In the Arab field, the book studies the Saudi model, which has achieved remarkable results. The Kingdom has made active efforts to train the trainers in the fight against terrorism in the security, penal, religious, and legal sectors. The study reviews the distinct efforts of Saudi National Security and National Guard colleges and institutes, as well as the collaborative training and approaches used therein and highlights this through field briefings.
The UAE counterterrorism model is well developed and based on an innovative, proactive vision as well as an international cooperative approach. The study detailing it focuses on reviewing the legislative and legal axis. It also reviews policies aiming to institutionalize a culture opposed to extremism through media, religious, cultural, and educational hubs. In the areas of trainee capacity development, the study highlights the security, military, and educational realms, as well as the Abu Dhabi memorandum on best practices for education and CVE, a critical platform on which to build globally.
Following the end of military operations against Daesh in Iraq in 2018, the UNDP Rule of Law Program supported a comprehensive security sector reform program, in collaboration with several ministries, that included a path to the rehabilitation of extremists. The Kurdistan region had a special experience, which the authors highlight. A field study was carried out after a thorough examination of Iraq’s experience in dealing with radicalization in prisons, particularly following Daesh’s defeat.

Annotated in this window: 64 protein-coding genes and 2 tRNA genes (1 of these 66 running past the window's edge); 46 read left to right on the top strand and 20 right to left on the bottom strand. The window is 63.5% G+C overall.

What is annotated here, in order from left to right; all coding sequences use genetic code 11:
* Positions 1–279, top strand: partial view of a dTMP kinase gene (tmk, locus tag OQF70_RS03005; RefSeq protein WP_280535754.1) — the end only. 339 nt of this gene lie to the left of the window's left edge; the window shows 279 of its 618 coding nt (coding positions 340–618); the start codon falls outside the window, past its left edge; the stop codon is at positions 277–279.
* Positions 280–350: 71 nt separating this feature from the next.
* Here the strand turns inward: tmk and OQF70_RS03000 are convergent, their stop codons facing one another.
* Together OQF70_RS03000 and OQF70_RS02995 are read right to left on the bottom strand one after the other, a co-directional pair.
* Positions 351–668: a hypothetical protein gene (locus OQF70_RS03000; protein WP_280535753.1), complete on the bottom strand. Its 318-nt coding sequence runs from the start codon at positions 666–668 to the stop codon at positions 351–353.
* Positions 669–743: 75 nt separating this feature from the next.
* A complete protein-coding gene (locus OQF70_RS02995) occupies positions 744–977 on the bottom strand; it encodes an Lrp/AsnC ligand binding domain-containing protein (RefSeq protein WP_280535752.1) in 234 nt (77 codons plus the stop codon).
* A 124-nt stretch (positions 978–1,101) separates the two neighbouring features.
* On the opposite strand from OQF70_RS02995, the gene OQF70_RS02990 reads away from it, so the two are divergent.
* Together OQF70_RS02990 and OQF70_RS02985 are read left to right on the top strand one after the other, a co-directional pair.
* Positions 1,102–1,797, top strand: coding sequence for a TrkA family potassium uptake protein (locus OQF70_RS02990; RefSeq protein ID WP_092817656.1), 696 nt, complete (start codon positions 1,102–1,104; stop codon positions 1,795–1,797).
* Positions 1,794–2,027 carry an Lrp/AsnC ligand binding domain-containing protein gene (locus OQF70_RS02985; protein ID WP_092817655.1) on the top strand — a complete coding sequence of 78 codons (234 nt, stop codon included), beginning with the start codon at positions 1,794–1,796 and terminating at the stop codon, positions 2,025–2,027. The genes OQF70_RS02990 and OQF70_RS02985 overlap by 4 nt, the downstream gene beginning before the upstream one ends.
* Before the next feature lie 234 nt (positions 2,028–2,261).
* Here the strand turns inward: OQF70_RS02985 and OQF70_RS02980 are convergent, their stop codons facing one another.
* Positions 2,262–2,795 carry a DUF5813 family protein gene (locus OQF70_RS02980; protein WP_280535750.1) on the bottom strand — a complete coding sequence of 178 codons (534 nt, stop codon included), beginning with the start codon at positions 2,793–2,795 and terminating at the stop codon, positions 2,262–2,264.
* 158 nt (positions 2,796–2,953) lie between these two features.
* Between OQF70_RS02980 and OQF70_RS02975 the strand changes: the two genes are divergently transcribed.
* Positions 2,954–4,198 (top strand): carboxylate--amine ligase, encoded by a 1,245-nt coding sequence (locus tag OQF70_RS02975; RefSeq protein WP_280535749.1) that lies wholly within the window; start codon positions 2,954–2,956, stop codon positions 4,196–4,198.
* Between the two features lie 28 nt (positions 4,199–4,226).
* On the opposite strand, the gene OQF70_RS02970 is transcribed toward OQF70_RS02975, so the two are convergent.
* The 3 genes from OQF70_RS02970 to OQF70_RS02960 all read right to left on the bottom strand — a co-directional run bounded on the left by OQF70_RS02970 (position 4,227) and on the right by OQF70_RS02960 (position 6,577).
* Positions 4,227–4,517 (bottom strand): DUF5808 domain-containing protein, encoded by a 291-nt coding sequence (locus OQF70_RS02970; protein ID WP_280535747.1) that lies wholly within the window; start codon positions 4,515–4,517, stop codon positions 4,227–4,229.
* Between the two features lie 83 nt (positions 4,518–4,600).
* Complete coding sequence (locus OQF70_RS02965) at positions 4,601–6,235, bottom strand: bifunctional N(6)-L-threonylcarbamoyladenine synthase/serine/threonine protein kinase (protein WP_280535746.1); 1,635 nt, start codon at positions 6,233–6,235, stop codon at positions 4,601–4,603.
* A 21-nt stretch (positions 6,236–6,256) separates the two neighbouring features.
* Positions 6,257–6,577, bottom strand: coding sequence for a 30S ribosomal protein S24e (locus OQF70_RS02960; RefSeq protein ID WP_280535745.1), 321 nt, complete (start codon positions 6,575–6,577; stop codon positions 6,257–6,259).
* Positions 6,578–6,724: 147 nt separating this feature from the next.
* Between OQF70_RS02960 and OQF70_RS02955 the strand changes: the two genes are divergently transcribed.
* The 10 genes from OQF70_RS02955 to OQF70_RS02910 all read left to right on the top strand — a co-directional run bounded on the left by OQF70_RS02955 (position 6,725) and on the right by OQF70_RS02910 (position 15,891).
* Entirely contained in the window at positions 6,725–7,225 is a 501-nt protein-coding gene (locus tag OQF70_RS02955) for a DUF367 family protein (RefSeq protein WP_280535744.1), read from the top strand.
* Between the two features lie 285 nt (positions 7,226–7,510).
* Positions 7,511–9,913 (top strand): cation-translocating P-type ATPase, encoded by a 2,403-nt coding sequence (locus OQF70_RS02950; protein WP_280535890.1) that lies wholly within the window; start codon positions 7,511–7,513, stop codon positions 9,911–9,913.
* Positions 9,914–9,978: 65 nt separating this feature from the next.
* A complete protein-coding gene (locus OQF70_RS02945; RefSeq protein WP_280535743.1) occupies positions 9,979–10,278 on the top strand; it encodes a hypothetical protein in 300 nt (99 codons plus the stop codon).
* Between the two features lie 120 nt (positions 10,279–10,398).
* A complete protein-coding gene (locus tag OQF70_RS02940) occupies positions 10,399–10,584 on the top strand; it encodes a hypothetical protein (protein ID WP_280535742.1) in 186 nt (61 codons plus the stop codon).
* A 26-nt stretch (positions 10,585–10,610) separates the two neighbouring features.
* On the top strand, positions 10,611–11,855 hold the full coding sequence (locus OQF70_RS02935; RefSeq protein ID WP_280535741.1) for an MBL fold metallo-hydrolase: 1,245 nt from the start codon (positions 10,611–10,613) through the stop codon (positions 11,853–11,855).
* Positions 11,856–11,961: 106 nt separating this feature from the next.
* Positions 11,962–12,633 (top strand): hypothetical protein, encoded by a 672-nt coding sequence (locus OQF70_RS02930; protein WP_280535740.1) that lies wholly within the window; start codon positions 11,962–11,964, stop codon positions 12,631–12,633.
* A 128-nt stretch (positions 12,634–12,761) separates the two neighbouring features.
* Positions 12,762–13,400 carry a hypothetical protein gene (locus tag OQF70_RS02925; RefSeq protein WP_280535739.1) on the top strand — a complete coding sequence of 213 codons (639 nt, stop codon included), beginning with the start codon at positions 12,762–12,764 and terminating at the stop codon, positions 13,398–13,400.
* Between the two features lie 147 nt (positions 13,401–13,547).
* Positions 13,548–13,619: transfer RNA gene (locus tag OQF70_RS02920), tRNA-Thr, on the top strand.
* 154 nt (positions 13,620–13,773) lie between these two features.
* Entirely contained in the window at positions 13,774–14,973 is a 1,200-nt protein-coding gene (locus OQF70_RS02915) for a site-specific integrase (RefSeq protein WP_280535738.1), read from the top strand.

Egypt defined its early experience in correcting the perceptions of Islamist detainees through seminars and dialogues with the wider Islamic community, on stopping violence. This project has effected a range of other rehabilitation programs, perhaps most notably in Indonesia. It served to pioneer a flexible approach that further developed the traditional methods that had been employed by prison administrations harboring convicted extremists. Its notable additions included intellectual dialogues and lessons in patriotism and religion.
In two studies, the book focuses on the experience of the Kingdom of Morocco. The first deals with the training of imams and religious guides while the second focuses on the rehabilitation of repentant extremists. Following the events of May 16, 2003, Morocco began the first imam training program, as part of the reform of religious policies in 2004. By consequence, obtaining a diploma to practice the profession of Imamate became a mandatory requirement. This reform later developed further with the establishment of the “Mohammed VI Institute for the formation of imams, male mentors, and female mentors” in 2015.
In conclusion, the Al-Mesbar Center for Studies and Research would like to thank all the researchers who contributed to this book, especially our colleague Jumana Monasera, who coordinated its production.